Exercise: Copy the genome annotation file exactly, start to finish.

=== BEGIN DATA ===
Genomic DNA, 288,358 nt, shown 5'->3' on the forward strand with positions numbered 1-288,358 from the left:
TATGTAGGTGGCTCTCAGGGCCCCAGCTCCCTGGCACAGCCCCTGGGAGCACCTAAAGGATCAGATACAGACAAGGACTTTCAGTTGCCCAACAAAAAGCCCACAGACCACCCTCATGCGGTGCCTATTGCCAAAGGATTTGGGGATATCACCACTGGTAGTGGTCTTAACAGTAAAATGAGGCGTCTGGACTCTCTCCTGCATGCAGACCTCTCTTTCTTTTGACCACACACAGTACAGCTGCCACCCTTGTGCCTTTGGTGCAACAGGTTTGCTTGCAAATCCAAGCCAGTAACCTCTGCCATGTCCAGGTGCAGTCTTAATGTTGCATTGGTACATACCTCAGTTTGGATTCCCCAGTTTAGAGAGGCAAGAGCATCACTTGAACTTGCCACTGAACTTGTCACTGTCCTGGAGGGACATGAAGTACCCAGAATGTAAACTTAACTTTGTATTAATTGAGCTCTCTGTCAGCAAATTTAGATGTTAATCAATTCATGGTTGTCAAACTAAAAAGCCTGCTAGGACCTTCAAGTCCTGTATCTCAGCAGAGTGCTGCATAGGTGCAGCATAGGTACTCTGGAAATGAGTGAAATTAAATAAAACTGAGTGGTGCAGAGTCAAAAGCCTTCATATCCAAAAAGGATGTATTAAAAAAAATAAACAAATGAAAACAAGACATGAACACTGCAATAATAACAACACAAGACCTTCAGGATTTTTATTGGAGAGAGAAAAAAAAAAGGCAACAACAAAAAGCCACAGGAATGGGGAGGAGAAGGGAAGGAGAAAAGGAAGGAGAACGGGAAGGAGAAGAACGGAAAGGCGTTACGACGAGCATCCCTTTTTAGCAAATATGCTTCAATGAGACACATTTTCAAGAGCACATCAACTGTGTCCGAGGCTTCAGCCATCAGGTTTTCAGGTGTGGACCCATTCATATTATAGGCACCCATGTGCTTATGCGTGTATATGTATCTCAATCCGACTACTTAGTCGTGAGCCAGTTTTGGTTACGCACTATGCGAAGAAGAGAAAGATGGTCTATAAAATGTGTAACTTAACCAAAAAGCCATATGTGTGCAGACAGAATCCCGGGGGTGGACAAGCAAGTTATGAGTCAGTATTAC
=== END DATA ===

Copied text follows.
Genomic DNA, 288,358 nt, shown 5'->3' on the forward strand with positions numbered 1-288,358 from the left:
TATGTAGGTGGCTCTCAGGGCCCCAGCTCCCTGGCACAGCCCCTGGGAGCACCTAAAGGATCAGATACAGACAAGGACTTTCAGTTGCCCAACAAAAAGCCCACAGACCACCCTCATGCGGTGCCTATTGCCAAAGGATTTGGGGATATCACCACTGGTAGTGGTCTTAACAGTAAAATGAGGCGTCTGGACTCTCTCCTGCATGCAGACCTCTCTTTCTTTTGACCACACACAGTACAGCTGCCACCCTTGTGCCTTTGGTGCAACAGGTTTGCTTGCAAATCCAAGCCAGTAACCTCTGCCATGTCCAGGTGCAGTCTTAATGTTGCATTGGTACATACCTCAGTTTGGATTCCCCAGTTTAGAGAGGCAAGAGCATCACTTGAACTTGCCACTGAACTTGTCACTGTCCTGGAGGGACATGAAGTACCCAGAATGTAAACTTAACTTTGTATTAATTGAGCTCTCTGTCAGCAAATTTAGATGTTAATCAATTCATGGTTGTCAAACTAAAAAGCCTGCTAGGACCTTCAAGTCCTGTATCTCAGCAGAGTGCTGCATAGGTGCAGCATAGGTACTCTGGAAATGAGTGAAATTAAATAAAACTGAGTGGTGCAGAGTCAAAAGCCTTCATATCCAAAAAGGATGTATTAAAAAAAATAAACAAATGAAAACAAGACATGAACACTGCAATAATAACAACACAAGACCTTCAGGATTTTTATTGGAGAGAGAAAAAAAAAAGGCAACAACAAAAAGCCACAGGAATGGGGAGGAGAAGGGAAGGAGAAAAGGAAGGAGAACGGGAAGGAGAAGAACGGAAAGGCGTTACGACGAGCATCCCTTTTTAGCAAATATGCTTCAATGAGACACATTTTCAAGAGCACATCAACTGTGTCCGAGGCTTCAGCCATCAGGTTTTCAGGTGTGGACCCATTCATATTATAGGCACCCATGTGCTTATGCGTGTATATGTATCTCAATCCGACTACTTAGTCGTGAGCCAGTTTTGGTTACGCACTATGCGAAGAAGAGAAAGATGGTCTATAAAATGTGTAACTTAACCAAAAAGCCATATGTGTGCAGACAGAATCCCGGGGGTGGACAAGCAAGTTATGAGTCAGTATTAC